- My RIGHT(that is right) back to show the music I like to others. That is right I can put that on a filesharing website for others to listen to, no music police knocking on the door.
    - The pleasure to say to copytards "I don't need you baby, go beg elsewhere"

     

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    AR (profile), Jan 17th, 2011 @ 2:17pm

    Oh great hows BitTorrent going to compete now?

    Oh wait...nevermind.

     

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    fogbugzd (profile), Jan 17th, 2011 @ 2:38pm

    Reason

    There actually was a reason for the old policy. The labels would release to radio first so that demand would build up and and when the song was released it would jump to a high position on the sales charts.

    Position on the sales charts isn't as important as it used to be, so it makes a lot of sense to drop the policy. Of course it would have made sense to do this a long time ago. In a free market this kind of delay would have been punished, but when you are running a government-protected business little things like rationality and market demand don't matter very much.

     

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    Bas Grasmayer (profile), Jan 17th, 2011 @ 3:01pm

    Genius! These guys should run our public transport services!

     

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      AR (profile), Jan 17th, 2011 @ 4:33pm

      Re:

      What a scary thought If that were the case. While we are zipping around in fancy cars, our bus system would still be horse drawn trolleys, the TSA would be suing anyone going faster than the trolleys, and they would be groping the horses. Instead of this announcement, one would be made that they were going to privatize the manufacture of buggy whips to allow all to purchase "at a good price".

       

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    StrongStyle81, Jan 17th, 2011 @ 3:09pm

    time machine

    Now that they're back in 1999 do you think the record companies will let me borrow their time machine after they're finished?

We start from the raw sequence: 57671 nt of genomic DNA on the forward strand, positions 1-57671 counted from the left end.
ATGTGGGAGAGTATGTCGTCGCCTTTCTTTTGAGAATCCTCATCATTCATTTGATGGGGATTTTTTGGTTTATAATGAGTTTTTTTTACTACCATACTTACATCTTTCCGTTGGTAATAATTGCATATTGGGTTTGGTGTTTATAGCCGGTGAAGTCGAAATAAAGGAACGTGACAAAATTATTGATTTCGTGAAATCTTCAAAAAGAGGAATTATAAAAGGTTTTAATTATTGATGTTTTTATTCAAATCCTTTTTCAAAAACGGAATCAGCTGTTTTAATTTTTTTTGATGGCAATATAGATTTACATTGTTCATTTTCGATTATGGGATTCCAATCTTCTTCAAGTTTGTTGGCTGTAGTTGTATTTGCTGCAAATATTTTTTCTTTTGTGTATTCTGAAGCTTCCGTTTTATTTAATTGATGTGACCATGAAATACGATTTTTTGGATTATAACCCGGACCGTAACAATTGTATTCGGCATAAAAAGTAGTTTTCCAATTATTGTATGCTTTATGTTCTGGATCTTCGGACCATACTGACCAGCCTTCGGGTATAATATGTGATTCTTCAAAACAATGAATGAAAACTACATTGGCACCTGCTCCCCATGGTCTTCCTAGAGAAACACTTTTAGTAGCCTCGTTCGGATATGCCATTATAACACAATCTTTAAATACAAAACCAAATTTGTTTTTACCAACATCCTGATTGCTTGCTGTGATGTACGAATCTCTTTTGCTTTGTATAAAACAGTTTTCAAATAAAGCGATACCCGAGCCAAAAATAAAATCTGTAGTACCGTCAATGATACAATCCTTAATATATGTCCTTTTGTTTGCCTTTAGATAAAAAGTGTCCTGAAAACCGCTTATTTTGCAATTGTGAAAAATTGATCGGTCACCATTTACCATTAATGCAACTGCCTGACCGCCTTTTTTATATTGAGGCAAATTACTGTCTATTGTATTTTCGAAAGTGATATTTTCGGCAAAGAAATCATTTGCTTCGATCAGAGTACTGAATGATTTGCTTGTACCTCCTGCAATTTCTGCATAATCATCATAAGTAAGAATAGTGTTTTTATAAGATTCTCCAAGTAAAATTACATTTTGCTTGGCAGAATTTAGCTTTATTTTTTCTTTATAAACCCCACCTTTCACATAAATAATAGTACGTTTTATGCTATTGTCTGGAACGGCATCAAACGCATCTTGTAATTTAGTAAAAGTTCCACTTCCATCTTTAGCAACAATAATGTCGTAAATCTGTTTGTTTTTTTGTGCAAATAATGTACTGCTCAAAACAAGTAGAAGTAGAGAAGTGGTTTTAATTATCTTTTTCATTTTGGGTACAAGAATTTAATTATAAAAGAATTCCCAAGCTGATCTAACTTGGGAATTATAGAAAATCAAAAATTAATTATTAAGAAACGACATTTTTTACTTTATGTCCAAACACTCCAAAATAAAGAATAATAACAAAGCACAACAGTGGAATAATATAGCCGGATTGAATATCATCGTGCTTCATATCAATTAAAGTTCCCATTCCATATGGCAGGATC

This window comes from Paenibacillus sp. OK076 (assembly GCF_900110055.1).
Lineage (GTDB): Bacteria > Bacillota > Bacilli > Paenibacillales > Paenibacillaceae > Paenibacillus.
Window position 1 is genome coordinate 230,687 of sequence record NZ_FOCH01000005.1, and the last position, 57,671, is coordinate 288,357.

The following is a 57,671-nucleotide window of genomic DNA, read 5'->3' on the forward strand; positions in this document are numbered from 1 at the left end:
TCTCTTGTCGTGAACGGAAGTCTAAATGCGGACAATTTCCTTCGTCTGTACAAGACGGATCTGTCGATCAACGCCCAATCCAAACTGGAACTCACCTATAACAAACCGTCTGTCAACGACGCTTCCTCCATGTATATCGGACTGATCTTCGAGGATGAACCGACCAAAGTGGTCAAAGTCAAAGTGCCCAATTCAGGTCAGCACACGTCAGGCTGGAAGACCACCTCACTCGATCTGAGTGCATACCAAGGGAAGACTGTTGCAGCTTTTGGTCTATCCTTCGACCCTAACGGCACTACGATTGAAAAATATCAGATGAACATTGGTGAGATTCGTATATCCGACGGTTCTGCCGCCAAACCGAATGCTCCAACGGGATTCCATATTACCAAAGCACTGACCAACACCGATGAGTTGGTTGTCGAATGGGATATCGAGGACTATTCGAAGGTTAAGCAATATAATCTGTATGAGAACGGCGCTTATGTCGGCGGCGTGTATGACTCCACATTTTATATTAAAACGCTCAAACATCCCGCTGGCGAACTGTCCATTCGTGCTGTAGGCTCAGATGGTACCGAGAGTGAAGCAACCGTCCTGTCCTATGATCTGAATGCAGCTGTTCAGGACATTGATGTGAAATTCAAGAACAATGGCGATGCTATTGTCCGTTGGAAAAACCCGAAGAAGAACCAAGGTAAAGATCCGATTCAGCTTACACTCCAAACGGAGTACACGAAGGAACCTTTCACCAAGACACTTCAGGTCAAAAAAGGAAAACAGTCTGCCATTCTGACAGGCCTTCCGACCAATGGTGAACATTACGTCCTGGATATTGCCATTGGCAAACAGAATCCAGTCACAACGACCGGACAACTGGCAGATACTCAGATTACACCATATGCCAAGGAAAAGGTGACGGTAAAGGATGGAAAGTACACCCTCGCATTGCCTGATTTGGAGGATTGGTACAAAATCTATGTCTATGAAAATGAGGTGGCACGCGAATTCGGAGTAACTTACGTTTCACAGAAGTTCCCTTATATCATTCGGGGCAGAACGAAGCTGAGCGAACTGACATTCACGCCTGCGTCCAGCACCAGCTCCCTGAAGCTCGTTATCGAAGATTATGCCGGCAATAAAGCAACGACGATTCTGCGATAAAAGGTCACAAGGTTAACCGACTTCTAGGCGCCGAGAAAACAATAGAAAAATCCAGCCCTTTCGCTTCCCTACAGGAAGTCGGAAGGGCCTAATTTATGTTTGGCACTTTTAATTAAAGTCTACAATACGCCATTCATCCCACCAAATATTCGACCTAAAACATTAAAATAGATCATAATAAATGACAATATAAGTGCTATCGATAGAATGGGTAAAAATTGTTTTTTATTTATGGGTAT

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    Anonymous Coward, Jan 17th, 2011 @ 4:37pm

    The only innovation I see the record industry doing is the innovation of corporate death.

    They managed to annoy and anger a large portion of society.

    People want give money to entities like that, who are they kidding?

     

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    mrtraver (profile), Jan 17th, 2011 @ 6:09pm

    Back before the big labels killed my love of buying shiny plastic discs, this used to drive me crazy. If it was something I liked but was't very popular and wasn't being played any more by the time the CD was released, chances were that I would forget about it and never buy it. If it was by an artist in whom I already had an interest, I was going to buy the disc when it came out regardless of when (or whether) it was played on the radio, so it did not build any additional anticipation for me - just frustration that I could not listen to a finished product because of the whim of some label fatcat. I always felt like it was just them showing me that they, not I, had the power. Well, I showed them, didn't I! I used to buy an average of one or two CDs a month, but as my frustration with the business process grew and my awareness of other sources of music grew, my purchases tapered off. Since 2005 I think I have bought four CDs in total; two by the same artist.

     

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    techflaws.org (profile), Jan 17th, 2011 @ 10:15pm

    Reminds me of a DJ friend of mine who was trying to buy Adele's "Rolling In The Deep". He said the drone at the retailers was already sick of people lining up asking for that song all week cause he had to tell them they'd have to wait a month or so till the CD was released.

    Of course not only was it on the radio but also on the net so there's that.

     

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    Anonymous Coward, Jan 18th, 2011 @ 6:14am

    That's not a new idea. Ozzie Nelson was called a genius because he made sure every record store had Ricky's new single available the day after he performed it on the Ozzie and Harriet show. As a result they were always sold out. The first music videos.